3. Game Pro: This one has been around for nearly as long as EGM. Their style has never changed. It’s aimed squarely at kids. The writing style seems stuck in the early 90’s with cheap puns and occasional foul language that seems way out of place. The recent re-design is a good one, printing everything against white backgrounds as to not obscure any of the text. They have done an admirable job to move ahead. They simply need to quit focusing so young. Grade: Leave it

4. Game Informer: Definitely a contender for most improved, this Gamestop exclusive is a solid one. There’s a great retro section in the back along with accurate trivia that certainly earns a point or two. The odd and obnoxious size makes it difficult to handle and hard to store. Writing is a bit above average, though a recent review of “Tiger Woods DS” was simple excruciating. The reviewer was too lazy to open the instruction book to learn how to perform a simple function (or maybe he didn’t even play it that long). Ouch. Even still, it’s a lot better then the junk they produced before the millennium. Grade: Buy it off the shelf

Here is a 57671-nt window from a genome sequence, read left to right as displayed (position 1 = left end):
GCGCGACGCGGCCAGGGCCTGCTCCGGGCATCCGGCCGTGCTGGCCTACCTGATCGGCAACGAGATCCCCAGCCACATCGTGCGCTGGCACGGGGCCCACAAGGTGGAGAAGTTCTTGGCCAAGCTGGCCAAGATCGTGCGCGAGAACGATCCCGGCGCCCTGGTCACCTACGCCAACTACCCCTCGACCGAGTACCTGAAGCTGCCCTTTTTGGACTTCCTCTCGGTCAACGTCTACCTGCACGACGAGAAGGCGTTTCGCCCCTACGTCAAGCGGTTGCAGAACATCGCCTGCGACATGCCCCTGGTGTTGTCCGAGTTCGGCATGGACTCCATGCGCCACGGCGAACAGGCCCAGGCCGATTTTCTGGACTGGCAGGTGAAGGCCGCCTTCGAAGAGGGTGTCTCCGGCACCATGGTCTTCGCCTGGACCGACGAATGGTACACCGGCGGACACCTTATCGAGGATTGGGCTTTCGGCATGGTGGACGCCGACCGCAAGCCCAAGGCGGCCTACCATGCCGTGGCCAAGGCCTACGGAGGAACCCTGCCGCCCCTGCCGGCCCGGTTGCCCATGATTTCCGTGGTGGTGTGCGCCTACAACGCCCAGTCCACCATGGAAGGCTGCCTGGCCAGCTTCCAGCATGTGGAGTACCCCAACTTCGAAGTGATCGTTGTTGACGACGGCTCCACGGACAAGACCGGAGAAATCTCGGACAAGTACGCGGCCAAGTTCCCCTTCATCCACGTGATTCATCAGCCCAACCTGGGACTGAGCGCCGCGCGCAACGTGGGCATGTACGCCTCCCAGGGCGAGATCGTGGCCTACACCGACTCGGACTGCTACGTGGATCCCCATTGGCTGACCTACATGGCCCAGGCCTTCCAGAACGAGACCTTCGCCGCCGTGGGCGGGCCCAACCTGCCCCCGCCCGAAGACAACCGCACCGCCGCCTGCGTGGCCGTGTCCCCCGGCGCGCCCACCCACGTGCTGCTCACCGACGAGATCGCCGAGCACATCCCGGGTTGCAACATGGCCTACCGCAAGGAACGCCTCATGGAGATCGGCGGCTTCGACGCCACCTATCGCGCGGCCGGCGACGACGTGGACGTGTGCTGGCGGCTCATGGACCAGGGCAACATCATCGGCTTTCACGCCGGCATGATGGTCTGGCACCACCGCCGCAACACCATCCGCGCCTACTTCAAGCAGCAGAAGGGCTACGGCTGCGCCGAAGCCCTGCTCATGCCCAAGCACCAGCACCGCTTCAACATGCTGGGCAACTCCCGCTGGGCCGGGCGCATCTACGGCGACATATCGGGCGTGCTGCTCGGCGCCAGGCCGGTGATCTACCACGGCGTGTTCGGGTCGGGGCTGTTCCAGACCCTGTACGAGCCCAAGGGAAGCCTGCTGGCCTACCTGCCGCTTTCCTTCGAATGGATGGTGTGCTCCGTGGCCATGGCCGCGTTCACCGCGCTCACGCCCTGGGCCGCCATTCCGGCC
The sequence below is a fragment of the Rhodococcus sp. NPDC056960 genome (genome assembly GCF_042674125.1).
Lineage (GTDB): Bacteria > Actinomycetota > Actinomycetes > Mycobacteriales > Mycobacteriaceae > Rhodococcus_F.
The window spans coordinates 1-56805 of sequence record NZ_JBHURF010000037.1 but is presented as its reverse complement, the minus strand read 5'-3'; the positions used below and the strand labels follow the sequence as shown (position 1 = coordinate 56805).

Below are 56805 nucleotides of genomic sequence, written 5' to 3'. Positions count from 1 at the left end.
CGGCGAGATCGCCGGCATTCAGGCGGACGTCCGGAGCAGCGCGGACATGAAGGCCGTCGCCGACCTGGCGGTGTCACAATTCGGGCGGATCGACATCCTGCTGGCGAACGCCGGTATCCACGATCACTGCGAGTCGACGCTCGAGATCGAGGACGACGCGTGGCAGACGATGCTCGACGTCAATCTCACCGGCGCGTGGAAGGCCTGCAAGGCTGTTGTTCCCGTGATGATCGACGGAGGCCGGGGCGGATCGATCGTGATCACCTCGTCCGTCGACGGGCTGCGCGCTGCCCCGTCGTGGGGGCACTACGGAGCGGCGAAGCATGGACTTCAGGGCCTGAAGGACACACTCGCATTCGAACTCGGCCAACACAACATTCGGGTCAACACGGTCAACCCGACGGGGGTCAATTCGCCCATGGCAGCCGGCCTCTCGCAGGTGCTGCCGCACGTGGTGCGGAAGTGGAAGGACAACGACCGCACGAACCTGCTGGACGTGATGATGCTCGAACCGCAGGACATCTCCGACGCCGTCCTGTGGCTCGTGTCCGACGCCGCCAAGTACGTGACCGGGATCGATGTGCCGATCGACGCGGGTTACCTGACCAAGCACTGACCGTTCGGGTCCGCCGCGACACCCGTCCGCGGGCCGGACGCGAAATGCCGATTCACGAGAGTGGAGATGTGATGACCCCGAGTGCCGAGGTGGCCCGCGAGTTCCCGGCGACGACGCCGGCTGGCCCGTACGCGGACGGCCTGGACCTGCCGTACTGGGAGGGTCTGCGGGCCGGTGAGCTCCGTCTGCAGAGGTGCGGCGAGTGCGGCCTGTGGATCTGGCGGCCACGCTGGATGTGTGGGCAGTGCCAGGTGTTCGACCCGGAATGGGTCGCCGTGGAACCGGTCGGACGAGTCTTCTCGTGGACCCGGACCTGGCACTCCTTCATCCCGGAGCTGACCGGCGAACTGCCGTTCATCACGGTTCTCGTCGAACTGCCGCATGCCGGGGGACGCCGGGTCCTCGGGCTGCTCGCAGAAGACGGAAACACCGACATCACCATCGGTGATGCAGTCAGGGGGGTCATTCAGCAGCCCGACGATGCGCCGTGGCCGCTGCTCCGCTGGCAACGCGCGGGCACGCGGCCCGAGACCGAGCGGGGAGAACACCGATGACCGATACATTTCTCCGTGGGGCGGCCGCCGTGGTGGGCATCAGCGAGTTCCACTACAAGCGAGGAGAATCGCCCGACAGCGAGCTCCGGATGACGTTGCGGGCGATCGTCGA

5. Nintendo Power: If you read this for your gaming information, it’s time to move on. Seriously. This is almost without a doubt the most useless printed gaming journalism available, blatantly advertising all Nintendo made products and giving them ridiculously high praise. It offers little in the way of useful information. Grade: Leave it

6. PSM: If Game Informer is most improved, PSM takes home the award for biggest decline. Now stuffed with ridiculous graphics that make everything hard to read, it’s obvious more time is spent is spent with the overloaded look than with anything resembling a game magazine. Immaturity reeks on every page, something that ironically, Game Informer could have been panned for all those years ago. This was a decent read back when their first issue launched with “Final Fantasy 7″ on the cover. It’s a shame they don’t look back to those days. Grade: Leave it